Smart-trainer op­tions

Thanks to in­ter­ac­tive apps, the days of star­ing at a garage wall are gone; but how much do you need to spend to get the most out of turbo train­ing?

Cycling Weekly - - Contents -

The idea of a turbo be­ing ‘smart’ will be an anath­ema to the tra­di­tion­al­ist who views it as an in­stru­ment of tor­ture that re­quires you to switch your brain off be­fore get­ting on it, but with the rise of apps such as Zwift, Skuga and Strava, sud­denly in­door train­ing is be­com­ing not only more so­phis­ti­cated, but also more fun.

A smart turbo trainer pairs with other tech such as com­put­ers and smart­phones to en­able you to get more from your work­out. Via ANT+ and Blue­tooth as well as your home Wifi, two-way in­ter­ac­tion with smart­phones and com­put­ers al­lows a whole host of new pos­si­bil­i­ties.

Zwift, which has a down­load­able app with a monthly sub­scrip­tion, is the leader in this field, let­ting you ride with other cy­clists in a vir­tual en­vi­ron­ment. Com­bin­ing train­ing with gam­ing has al­ready ban­ished the old ha­tred of the turbo for the new gen­er­a­tion of cy­clists. But does this change in at­ti­tude to­wards turbo train­ing mean you have to buy a turbo that costs more than some peo­ple spend on a bike?

“To get started on Zwift you don’t need a smart trainer — the min­i­mum re­quire­ment is a speed and ca­dence sen­sor,” says Chris Snook of Zwift. “If you‘ve got a ba­sic set of rollers or a ba­sic turbo trainer you can get started on that. The thing you do lack is the au­to­matic re­sis­tance ad­just­ment to­wards the ter­rain you’re rid­ing.”

Zwift has sim­u­lated gra­di­ents built into its cour­ses so that if you hit a hill, a smart trainer will auto-ad­just the re­sis­tance so that you need to pedal harder or change down. A ‘dumb’ trainer or rollers won’t auto-ad­just — the user has to change the re­sis­tance man­u­ally, los­ing the vir­tual re­al­ity el­e­ment by do­ing so.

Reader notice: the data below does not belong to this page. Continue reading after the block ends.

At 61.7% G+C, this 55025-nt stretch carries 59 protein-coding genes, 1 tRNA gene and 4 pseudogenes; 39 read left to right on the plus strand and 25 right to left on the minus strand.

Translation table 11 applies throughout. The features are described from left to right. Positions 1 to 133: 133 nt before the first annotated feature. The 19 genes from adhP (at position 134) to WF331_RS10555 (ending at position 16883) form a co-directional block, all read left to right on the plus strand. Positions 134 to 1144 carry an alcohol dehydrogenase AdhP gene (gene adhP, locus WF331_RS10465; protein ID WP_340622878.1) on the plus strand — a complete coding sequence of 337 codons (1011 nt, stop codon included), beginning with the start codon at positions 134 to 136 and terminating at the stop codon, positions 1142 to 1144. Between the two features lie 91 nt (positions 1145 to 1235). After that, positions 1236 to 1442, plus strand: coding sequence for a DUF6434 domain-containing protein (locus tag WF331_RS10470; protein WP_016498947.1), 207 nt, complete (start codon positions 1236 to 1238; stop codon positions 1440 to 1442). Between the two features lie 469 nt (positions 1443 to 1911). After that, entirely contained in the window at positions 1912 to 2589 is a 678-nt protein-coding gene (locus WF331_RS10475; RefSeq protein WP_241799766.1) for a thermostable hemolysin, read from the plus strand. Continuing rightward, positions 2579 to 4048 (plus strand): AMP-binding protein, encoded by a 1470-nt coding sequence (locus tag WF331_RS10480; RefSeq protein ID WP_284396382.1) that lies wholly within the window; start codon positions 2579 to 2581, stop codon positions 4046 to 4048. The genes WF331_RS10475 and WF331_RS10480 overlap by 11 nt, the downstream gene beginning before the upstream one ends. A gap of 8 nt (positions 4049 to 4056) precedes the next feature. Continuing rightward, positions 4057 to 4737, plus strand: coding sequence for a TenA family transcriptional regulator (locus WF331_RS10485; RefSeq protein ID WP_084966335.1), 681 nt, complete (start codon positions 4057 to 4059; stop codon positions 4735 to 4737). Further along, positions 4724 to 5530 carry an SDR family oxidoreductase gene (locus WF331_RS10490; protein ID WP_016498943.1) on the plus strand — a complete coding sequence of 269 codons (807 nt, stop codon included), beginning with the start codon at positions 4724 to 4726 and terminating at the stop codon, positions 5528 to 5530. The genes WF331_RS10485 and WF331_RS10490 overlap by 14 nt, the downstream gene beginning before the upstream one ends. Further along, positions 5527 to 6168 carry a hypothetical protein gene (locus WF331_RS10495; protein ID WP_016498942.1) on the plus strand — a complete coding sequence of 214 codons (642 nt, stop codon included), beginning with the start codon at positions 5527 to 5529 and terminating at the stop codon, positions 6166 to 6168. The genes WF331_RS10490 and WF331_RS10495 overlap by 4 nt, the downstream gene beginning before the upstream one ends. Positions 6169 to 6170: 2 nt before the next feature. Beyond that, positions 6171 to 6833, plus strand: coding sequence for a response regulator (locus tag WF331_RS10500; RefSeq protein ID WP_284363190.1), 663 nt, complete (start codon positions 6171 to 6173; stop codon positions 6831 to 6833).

Snook con­tin­ues: “What can be dif­fi­cult is if you’re on rollers [rather than a smart trainer] and you’re on a group ride, the game will sud­denly re­quire that you need to pull out 300 watts to get up a climb. That’s quite dif­fi­cult to do on a set of rollers with­out any re­sis­tance. You’ve got to change up to in­crease the re­sis­tance in­stead of chang­ing down as you would on a real hill.”

How­ever, among the 30 per cent of non-smart trainer-us­ing Zwifters there are some rid­ers of note: “Lionel San­ders,

a triath­lete who did a mon­ster bike leg at Kona, uses rollers,” says Snook. “Ob­vi­ously if you’re rid­ing on your own it doesn’t matter that much be­cause you’re push­ing and hit­ting the zones you need to.

Former pro Dean Down­ing, now a coach with Train­sharp, says: “I hate turbo train­ers but I did train a lot on a Wat­tbike dur­ing my rac­ing ca­reer. Work­ing as a coach, many of my clients work full-time and have fam­i­lies so they don’t want to go out at 8pm in the dark and cold.

“It ul­ti­mately comes down to per­sonal pref­er­ence,” says Down­ing. “One of my clients uses a Wa­hoo KICKR and Zwift, while an­other trains with a Stages power me­ter on a stan­dard turbo. It’s about break­ing the bore­dom down.”

Apps like Zwift have rev­o­lu­tionised in­door train­ing ses­sions

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